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R.E. Johnson (U. Virginia), R.W. Carlson (JPL), J.F. Cooper (GSFC), C. Paranicas (APL), M.H. Moore (GSFC), M. Wong (JPL)
Early observations of the Galilean satellites indicated that their reflectance spectra were modified by energetic particles. However, it has only recently been shown quantitatively that radiolysis, the chemical alteration of a surface by charge-particles, is occurring on these moons. Charged particle irradiation is one of a number of space weathering processes. It can produce new species in the surface, form an atmosphere, and is a source of the local plasma. Hence, understanding the radiation effects is a prerequisite to understanding the origins and evolution of these objects. A key issue is whether the surface reflectance is representative of the intrinsic materials or is simply a patina of absorbing material 'painted on' by the energetic Jovian particles. At Europa, it is also important to know whether there is a relationship between the putative subsurface ocean and the composition of the surface and the atmosphere. Radiolysis due to Jovian particles can alter the optical surface in times scales short compared to cratering time scales and produces chemical changes at micron to meter depths. It competes with downward mixing by meteorite gardening, sublimation and burial, and subduction, so that materials altered by the energetic ions and electrons can exist at depths much greater than the radiation penetration depth . Hence, radiolytic products have been suggested as a possible energy source for subsurface biology. In this paper we combine laboratory data on irradiation processing of materials with data on the Jovian plasma to summarize our understanding of the radiation processing of the Galilean satellites with emphasis on Europa.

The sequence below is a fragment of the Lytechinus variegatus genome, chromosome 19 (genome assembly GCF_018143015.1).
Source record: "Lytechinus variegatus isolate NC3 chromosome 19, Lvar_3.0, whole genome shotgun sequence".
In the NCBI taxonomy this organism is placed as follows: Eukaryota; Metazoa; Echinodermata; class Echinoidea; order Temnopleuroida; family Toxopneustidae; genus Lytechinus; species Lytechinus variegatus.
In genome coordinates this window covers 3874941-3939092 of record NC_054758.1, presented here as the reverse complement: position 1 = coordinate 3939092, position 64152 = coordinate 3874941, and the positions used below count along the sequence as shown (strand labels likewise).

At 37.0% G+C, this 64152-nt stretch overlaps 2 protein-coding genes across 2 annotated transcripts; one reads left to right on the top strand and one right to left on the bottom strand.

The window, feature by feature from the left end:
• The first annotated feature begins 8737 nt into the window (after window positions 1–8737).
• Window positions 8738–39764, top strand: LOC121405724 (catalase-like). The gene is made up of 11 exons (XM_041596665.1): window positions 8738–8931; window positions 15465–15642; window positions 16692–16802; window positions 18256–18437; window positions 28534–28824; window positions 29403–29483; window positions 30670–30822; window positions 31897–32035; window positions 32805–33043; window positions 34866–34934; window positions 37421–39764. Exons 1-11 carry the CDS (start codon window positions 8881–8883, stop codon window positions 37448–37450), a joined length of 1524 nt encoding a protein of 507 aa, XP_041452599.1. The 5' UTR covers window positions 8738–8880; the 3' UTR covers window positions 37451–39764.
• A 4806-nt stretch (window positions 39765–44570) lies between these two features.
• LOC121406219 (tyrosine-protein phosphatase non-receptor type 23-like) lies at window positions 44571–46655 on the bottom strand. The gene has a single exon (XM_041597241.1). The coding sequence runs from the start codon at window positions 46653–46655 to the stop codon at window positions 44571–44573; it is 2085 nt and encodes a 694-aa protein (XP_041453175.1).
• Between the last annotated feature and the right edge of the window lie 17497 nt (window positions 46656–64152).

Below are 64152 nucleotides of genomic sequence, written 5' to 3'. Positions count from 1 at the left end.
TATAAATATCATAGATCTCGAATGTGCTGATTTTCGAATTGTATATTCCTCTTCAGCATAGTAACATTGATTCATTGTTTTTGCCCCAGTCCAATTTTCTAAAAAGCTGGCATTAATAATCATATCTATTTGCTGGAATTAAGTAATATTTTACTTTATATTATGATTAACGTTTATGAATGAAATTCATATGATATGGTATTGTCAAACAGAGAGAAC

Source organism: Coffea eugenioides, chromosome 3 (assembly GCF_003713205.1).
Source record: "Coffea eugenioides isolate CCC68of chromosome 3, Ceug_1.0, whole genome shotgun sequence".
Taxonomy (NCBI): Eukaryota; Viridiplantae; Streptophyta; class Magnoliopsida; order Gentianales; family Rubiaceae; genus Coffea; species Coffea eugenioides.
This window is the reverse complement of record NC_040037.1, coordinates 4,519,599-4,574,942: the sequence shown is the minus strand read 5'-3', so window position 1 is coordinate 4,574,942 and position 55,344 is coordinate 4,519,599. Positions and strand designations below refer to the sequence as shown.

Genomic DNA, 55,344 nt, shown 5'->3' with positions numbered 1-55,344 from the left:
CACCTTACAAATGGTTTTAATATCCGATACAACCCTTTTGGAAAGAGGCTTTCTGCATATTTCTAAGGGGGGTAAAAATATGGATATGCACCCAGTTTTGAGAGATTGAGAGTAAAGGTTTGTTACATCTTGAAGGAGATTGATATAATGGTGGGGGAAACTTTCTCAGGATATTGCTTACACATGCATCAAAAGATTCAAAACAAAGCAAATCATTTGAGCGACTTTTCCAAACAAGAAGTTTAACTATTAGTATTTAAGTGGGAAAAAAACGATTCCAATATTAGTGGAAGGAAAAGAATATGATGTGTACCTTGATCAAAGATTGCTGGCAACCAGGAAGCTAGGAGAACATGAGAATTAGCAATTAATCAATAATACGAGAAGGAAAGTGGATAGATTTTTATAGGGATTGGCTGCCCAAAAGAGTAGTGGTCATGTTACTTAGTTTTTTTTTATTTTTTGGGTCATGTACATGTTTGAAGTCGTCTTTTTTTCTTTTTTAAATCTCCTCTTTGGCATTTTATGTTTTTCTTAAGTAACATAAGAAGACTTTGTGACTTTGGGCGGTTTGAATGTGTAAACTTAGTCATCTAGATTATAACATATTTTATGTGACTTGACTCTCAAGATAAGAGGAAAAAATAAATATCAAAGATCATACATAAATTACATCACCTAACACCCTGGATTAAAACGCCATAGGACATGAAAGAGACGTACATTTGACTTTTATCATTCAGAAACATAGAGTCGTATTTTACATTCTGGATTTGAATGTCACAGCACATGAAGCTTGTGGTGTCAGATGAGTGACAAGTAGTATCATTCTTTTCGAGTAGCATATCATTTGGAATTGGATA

R. E. Johnson, R.W. Carlson, J. F. Cooper, C. Paranicas, M. H. Moore, M. Wong, Radiation Effects on the Surfaces of the Galilean Satellites, in Jupiter: Atmosphere, Satellites and Magnetosphere ed. F. Bagenal (Univ of Arizona Press) to be published
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Bulletin of the American Astronomical Society, 34, #3< br> © 2002. The American Astronomical Soceity.